Next you will need to mark where your pleats are going to be, I mark from the top of the mask at 4cm, 9cm and 13.5cm. Then make a 1cm pleat, with the pleat going downwards.

Then make a binding to cover the edges, you will feed the elastic through this channel.

I have used 20cm length of elastic per ear for ladies and 25cm for men, if I am sending them to family and friends i just insert a long piece through each chanel then when they get the mask they can just knot the elastic at a length comfortable for them.

Its important that the masks are worn with the pleats facing downwards, they are easily washed and ironed.

I have put some kits up on the website .

One thing i have discovered is that you can re-visit, or if you didn’t get the chance..visit, the Christian Dior Designer of dreams exhibition at the V and A, from the comfort of your home via the internet, its really worth a look just go to the V and A website and enjoy.

Happy sewing everyone, hope you are loving the Sewing Bee…go Ali

Stay safe

Sandra x

The Battle Plan

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We are entering uncharted waters, never before have we encountered such uncertainty, should we have a stiff upper lip and carry on until we are told that the country is completely locked down, or do we all panic buy and self isolate as soon as possible, difficult decisions to be made. As far as Fine Fabrics is concerned it will stay open until such time I am told to shut down, like businesses in Italy and Spain. I have spent a very frustrating day trying to source emergency funding for such a business like mine, it was announced in the budget that there would be money made available for small, independent retail units like me, sadly all sources of financial funding do not have any information on how it is accessed. I have put a business plan together for the bank explaining how long i have been in business, what i am doing to keep the shop going during this crisis, all the questions that are reasonable and quantify an answer, then i was asked “how long do i perceive the emergency funding will be required?” I looked into my crystal ball but there was no answer forthcoming…..if i can not answer this question then i can not be considered, but if i am not totally honest in my answers then the funding can be removed, all in all a difficult day but no worse than many other small independent businesses like me.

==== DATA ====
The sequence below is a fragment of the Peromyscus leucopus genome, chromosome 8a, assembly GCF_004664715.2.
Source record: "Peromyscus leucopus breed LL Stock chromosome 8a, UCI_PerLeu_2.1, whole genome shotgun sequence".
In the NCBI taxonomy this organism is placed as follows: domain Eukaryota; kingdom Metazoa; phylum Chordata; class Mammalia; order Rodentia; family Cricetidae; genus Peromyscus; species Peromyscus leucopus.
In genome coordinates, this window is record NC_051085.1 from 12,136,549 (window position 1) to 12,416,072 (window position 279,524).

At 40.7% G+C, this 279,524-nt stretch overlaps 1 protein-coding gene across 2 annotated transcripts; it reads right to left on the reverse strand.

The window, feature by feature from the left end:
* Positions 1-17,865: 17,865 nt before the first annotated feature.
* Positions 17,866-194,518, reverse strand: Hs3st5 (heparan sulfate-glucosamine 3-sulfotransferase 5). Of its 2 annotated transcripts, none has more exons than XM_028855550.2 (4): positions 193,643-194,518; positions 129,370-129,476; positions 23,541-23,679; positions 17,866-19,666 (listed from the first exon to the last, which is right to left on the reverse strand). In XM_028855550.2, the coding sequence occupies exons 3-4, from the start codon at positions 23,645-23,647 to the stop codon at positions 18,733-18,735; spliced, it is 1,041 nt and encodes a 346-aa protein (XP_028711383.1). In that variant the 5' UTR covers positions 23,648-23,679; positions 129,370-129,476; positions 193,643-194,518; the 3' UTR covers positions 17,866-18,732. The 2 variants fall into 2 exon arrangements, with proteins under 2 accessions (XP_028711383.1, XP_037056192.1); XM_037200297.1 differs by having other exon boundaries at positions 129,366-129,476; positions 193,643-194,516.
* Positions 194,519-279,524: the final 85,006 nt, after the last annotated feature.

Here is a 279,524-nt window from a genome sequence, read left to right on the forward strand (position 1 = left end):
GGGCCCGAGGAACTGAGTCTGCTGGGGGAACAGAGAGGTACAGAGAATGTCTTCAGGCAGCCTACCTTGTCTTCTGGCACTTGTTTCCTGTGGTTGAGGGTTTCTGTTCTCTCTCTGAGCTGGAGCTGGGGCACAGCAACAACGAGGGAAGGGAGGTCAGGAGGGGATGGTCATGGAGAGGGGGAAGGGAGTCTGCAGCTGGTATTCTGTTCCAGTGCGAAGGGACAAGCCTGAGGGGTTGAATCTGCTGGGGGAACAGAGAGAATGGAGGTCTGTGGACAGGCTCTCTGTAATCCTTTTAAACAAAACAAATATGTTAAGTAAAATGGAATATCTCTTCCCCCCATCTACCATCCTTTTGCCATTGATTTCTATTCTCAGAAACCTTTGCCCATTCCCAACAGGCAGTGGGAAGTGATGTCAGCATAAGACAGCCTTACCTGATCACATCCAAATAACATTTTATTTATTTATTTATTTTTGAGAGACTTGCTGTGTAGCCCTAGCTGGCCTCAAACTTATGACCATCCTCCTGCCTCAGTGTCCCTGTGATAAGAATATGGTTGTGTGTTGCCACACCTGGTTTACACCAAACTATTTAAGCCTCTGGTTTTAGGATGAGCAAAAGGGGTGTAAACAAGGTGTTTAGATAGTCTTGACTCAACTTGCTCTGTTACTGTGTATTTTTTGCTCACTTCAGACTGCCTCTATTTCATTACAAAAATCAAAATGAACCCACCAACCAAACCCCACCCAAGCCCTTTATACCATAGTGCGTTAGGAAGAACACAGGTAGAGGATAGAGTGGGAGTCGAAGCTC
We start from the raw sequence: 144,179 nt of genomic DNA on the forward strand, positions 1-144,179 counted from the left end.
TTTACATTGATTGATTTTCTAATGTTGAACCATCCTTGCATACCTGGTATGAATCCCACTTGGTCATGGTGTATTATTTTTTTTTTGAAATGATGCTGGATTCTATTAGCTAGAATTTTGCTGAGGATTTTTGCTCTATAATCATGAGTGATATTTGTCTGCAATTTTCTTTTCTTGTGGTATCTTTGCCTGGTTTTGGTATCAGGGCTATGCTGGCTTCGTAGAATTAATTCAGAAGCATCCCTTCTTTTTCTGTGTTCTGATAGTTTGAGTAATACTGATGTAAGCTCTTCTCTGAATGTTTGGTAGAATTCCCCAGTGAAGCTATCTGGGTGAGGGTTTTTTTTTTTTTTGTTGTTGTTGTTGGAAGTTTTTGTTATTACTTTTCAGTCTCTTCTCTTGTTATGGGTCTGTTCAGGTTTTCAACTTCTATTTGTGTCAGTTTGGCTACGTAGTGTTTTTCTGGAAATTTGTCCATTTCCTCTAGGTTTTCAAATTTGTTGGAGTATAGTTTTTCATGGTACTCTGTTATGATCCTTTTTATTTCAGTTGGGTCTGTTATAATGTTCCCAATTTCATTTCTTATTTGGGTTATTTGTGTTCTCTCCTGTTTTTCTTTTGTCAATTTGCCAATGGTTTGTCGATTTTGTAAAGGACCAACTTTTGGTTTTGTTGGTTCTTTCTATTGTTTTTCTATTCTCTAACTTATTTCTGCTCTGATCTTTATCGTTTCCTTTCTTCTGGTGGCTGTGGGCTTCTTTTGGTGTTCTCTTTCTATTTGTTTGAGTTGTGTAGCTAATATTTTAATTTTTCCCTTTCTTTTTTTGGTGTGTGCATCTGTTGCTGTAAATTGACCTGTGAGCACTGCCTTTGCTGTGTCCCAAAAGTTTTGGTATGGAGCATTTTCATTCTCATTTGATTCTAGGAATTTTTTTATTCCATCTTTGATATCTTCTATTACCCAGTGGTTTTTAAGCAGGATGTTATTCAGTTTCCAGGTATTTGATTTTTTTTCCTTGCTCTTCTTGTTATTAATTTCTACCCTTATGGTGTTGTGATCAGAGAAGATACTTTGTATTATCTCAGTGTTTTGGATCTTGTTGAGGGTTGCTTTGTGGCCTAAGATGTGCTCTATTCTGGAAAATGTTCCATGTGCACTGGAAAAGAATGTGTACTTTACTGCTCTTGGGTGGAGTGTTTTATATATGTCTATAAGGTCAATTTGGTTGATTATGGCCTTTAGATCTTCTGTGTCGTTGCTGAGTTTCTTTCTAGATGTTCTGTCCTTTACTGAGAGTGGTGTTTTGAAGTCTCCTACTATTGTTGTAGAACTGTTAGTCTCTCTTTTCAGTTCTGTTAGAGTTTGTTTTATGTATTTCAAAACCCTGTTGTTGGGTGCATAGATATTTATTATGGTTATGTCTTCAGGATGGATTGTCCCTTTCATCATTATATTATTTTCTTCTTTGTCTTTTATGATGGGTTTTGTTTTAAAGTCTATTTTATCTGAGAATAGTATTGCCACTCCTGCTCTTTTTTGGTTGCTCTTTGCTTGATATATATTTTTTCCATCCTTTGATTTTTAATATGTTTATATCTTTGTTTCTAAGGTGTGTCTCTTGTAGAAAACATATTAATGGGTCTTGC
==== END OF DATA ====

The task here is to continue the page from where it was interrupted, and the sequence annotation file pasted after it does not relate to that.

If you are intending to visit the shop it is regularly cleaned and there is sanitizer available, but no handshakes or hugs . The web page is being updated with all the fabrics that have arrived recently. I will continue with the internet orders and mail order requests as long as the post offices remain functioning. Any orders will be gratefully received. I will spend more time with the newsletter, if you have any questions regarding your sewing projects i will more than happy to answer them either via the website contact page or email me direct,